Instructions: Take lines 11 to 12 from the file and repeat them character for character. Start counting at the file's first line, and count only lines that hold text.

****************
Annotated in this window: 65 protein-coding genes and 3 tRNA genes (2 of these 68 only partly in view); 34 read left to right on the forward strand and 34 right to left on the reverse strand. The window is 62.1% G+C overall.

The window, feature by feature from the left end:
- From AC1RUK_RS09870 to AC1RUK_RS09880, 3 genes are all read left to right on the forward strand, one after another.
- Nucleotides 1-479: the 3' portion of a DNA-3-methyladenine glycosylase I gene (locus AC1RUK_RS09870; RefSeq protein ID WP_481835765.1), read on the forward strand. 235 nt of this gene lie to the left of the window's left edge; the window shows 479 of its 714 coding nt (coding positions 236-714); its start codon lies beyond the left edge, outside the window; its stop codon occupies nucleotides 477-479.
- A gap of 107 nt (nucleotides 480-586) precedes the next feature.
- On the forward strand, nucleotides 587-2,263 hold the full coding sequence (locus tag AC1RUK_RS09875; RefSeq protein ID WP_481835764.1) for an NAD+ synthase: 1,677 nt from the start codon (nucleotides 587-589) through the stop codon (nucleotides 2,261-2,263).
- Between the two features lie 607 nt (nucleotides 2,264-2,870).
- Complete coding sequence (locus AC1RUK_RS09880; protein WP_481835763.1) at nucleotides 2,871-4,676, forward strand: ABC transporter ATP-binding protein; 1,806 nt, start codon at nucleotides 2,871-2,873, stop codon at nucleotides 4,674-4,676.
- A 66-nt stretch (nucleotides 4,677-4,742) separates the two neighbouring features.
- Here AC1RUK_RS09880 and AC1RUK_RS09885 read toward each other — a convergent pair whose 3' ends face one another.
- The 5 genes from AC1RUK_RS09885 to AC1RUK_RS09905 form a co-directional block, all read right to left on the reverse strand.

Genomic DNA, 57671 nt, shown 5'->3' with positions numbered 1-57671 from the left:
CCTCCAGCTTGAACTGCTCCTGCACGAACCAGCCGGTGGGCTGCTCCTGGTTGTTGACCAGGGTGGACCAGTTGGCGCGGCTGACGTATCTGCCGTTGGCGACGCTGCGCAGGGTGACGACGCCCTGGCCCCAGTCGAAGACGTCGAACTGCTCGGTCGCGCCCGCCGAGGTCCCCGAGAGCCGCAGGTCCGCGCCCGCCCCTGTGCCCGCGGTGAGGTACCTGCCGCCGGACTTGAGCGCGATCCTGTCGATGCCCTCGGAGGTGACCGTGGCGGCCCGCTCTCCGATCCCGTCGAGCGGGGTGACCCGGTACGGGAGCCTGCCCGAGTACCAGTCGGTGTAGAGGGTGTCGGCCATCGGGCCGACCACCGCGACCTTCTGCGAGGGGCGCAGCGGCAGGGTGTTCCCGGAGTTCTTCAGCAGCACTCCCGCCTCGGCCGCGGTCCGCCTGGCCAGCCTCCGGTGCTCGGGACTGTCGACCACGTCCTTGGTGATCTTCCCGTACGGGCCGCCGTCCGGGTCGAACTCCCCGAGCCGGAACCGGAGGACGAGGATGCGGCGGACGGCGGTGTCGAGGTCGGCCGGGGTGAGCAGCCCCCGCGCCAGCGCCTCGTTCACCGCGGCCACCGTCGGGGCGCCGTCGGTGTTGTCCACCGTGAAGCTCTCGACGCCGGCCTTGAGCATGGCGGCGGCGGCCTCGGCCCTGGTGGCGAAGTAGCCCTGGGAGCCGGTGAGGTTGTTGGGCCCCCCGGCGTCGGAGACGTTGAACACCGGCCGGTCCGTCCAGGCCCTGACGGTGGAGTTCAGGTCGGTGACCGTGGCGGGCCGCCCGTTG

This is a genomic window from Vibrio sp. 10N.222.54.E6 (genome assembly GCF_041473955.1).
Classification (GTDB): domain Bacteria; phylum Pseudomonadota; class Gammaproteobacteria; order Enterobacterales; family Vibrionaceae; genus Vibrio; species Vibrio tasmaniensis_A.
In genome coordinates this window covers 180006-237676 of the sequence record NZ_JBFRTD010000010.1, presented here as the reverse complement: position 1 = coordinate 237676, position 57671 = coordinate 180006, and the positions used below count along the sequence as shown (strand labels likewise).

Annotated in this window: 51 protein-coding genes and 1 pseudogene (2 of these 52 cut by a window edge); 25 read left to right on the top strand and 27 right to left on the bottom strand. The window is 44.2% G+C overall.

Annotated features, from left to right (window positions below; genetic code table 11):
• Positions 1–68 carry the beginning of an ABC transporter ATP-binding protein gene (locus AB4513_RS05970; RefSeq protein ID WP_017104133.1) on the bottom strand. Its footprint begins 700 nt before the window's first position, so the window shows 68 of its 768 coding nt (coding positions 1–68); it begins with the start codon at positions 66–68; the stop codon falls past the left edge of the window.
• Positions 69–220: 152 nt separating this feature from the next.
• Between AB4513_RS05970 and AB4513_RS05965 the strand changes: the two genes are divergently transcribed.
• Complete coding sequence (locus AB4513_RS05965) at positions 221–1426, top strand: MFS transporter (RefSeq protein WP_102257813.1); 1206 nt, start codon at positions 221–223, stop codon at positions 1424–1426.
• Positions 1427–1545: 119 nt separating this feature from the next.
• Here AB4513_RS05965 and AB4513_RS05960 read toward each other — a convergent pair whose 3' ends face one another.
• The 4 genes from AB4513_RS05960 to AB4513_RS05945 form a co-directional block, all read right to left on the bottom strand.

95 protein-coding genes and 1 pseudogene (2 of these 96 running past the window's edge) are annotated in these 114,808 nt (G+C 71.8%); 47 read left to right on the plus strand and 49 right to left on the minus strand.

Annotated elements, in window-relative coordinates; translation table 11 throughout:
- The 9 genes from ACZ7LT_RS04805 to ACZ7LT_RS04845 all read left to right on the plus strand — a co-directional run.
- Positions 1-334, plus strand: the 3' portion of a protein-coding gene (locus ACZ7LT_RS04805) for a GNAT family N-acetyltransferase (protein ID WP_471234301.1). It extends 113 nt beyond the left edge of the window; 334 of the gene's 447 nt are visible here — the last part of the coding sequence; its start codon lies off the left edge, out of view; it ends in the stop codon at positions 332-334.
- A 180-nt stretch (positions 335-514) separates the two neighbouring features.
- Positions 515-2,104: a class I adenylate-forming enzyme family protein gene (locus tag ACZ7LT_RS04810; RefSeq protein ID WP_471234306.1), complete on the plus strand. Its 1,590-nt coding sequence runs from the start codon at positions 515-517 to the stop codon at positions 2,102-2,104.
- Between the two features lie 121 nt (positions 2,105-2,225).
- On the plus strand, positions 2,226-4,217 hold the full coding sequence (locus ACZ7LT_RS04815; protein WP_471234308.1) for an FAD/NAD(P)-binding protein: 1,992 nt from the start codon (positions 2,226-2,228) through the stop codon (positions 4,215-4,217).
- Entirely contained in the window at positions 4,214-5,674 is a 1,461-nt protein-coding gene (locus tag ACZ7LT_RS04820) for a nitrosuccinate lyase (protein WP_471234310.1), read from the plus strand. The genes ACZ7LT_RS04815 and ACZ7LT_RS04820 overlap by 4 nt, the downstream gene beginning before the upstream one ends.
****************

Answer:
- The 5 genes from AC1RUK_RS09885 to AC1RUK_RS09905 form a co-directional block, all read right to left on the reverse strand.

Genomic DNA, 57671 nt, shown 5'->3' with positions numbered 1-57671 from the left: